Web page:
By late November in most places the rut is winding down and there’s been a lot of pressure in the woods—people stomping around, riding ATVs, shooting guns… A bunch of bucks have been removed from the gene pool, and the survivors are spooky as stray cats. You’ve hunted all day without seeing a rack, right? Well, keep the faith and stay out there. More old deer than you think still cruise your woods into early December, hoping to hook up with one of the hot does of the season. You might score big yet.
Hunt Midweek: One good thing about the post-rut is that 75 percent of the “rut hunters” who were in the woods two or three weeks are long gone. Some of them got their bucks; others have lost interest or had to go back to work. Whatever, there’s less competition. Hunt mid-week and you’ll have the woods to yourself most days, especially after Thanksgiving. Deer will move best on days when there’s less commotion.
Key on Rubs, Scrapes: Cruising bucks are tired and battered, but still running on testosterone and still rubbing, so keep hunting your best stands on ridges with heavy rubbing sign. Alternatively, if you notice a bunch of fresh rubs in a creek bottom or along a field edge one day, hang a new stand there and hunt it for a week. A cruiser is working the area and he might be back one day in shooting light.
Some bucks go back and check scrapes they pawed in early November. It makes sense if you think about it. Near those stinky patches of dirt is where they hooked up with the first estrus does. That’s where they might run across a last hot gal. You go back too. Scout scrapes and scrape lines you located a month ago, working a key ingredient—cover—into your strategy. Any good buck that survived a hail of arrows and bullets earlier in the season will check scrapes in the thickest pockets he can find. Set up downwind of “cover scrapes” that have been freshly pawed. The more fresh rubs and doe trails in the area the better.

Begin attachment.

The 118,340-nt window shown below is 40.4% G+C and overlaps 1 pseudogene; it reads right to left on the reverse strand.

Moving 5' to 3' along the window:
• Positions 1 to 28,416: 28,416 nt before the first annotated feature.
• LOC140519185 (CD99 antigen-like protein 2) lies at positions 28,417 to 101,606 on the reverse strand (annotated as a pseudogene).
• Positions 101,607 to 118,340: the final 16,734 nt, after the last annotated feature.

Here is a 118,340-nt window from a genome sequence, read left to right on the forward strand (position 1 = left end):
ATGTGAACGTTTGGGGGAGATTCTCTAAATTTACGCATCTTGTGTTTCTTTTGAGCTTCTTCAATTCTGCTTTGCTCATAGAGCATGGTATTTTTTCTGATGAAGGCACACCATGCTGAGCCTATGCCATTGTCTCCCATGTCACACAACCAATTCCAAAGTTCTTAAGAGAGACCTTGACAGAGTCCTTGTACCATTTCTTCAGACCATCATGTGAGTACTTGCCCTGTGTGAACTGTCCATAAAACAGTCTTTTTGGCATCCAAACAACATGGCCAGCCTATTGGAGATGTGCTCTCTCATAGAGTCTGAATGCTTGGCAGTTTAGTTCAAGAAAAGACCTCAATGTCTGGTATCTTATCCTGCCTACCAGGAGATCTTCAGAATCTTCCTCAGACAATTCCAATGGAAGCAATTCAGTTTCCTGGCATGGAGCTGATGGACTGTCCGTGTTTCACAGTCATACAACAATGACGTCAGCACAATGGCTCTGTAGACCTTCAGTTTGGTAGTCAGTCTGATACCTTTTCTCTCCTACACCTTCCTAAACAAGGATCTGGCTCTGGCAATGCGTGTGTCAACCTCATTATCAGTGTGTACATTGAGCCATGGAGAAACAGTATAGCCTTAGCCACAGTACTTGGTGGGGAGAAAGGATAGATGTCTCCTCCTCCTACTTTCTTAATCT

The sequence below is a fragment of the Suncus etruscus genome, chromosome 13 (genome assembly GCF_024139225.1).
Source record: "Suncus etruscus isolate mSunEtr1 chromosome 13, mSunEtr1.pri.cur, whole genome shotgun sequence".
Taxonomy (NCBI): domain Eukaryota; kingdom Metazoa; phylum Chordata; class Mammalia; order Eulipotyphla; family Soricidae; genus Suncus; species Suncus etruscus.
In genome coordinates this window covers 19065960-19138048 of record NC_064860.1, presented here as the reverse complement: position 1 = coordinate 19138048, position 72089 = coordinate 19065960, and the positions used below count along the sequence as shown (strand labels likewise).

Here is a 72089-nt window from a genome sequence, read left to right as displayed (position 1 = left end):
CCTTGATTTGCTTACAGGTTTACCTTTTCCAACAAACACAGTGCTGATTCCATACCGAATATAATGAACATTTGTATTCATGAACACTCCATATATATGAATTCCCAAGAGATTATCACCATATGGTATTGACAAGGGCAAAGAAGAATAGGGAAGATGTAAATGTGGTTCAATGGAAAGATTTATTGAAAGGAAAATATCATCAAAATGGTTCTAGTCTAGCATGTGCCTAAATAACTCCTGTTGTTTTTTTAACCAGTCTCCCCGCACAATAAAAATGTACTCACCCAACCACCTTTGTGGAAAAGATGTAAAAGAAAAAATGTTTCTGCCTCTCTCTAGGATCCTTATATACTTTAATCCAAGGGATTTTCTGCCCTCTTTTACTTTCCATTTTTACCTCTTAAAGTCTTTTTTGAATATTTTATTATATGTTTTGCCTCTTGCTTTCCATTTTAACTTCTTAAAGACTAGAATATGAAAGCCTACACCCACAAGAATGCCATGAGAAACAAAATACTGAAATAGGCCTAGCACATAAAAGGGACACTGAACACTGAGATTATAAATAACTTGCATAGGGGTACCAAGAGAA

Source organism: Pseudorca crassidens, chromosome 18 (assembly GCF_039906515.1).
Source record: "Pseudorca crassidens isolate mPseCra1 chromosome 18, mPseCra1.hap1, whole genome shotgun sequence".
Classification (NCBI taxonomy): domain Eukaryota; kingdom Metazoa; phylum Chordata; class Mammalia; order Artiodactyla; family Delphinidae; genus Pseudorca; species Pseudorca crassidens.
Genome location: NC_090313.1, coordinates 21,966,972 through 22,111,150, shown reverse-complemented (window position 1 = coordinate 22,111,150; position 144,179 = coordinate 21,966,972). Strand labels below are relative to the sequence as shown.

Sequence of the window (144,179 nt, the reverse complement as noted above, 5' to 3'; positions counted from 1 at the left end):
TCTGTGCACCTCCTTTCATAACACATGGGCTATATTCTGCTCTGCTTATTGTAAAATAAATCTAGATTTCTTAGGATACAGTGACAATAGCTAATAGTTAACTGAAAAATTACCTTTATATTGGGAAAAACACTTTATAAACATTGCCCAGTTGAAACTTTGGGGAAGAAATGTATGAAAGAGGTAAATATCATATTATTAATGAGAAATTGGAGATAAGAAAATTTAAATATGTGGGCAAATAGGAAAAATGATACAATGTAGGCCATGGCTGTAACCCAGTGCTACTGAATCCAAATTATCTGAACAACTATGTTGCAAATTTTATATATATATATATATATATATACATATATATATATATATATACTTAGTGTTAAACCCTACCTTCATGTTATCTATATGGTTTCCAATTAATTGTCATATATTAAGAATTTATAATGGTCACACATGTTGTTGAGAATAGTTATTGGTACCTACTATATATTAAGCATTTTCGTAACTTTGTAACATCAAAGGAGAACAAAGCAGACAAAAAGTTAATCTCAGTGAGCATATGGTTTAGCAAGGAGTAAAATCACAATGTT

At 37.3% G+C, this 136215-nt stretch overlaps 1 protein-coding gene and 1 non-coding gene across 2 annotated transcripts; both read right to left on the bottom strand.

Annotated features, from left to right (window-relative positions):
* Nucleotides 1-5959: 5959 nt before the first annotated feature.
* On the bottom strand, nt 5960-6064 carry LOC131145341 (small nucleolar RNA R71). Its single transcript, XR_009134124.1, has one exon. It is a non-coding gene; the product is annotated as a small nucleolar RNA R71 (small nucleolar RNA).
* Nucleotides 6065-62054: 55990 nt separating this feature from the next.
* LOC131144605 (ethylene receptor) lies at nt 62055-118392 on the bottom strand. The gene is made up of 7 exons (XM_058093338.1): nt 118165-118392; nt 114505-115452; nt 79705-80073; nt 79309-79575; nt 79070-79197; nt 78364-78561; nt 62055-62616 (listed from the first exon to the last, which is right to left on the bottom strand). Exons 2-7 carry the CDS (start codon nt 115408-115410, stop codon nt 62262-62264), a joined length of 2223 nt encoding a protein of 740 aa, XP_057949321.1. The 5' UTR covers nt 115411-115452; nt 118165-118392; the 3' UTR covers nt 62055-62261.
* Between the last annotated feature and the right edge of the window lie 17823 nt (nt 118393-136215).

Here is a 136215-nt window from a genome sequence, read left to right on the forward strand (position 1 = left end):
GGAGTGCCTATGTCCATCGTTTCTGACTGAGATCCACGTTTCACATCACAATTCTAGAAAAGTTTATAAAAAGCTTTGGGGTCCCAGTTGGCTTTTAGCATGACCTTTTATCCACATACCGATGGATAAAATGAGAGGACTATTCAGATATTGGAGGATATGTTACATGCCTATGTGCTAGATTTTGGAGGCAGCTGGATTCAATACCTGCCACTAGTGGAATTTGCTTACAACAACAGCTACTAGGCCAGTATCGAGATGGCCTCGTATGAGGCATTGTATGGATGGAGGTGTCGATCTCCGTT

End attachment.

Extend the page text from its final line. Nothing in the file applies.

Keep Rattling: Working toward his doctorate in wildlife biology at the University of Georgia years ago, top whitetail scientist Mick Hellickson conducted an intensive three-year study on the movements and behaviors of mature bucks. Part of that research project produced some groundbreaking research on antler rattling.
“If you are interested in rattling in big numbers of bucks the peak of the rut is far and away the best time,” says Hellickson. During those wild days, 65 bucks responded to 60 rattling sequences—a 108 percent response rate. “But the first weeks of the post-rut, when old bucks cruise for the last hot does, are prime for trophy hunting.” This is the phase when Hellickson and his team rattled up the most mature bucks. Of the 29 bucks that responded to their 51 post-rut rattling sequences, 10 were 5 ½ years plus, and another 10 were 3 ½ to 4 ½.
So don’t give up on your rattling too soon. Here are a couple of things to keep in mind. Rattling works best on a still, chilly to cold morning, when a buck can hear your horns almost a mile away. The best spot to set up is downwind of one of those scraped/rubbed/thick-cover ridges or bottoms we talked about earlier. Sit in a stand until 11:00 AM, and rattle and once or twice every hour; toss in some big grunts for effect. Again, it is apt to work best on a Wednesday or Thursday, when nobody else is in the woods.
Late Scent Trick: Everybody tries scents during the rut, but sometimes they work better the first two weeks of the post-rut. Think about it. During the peak, estrus does mist the woods everywhere. But later on, when there are only a few hotties left, the sweet scent of just one might bring a buck running. I lay a doe-in-heat trail into all my late-season stands, and then I hang wicks to float more lure in the woods.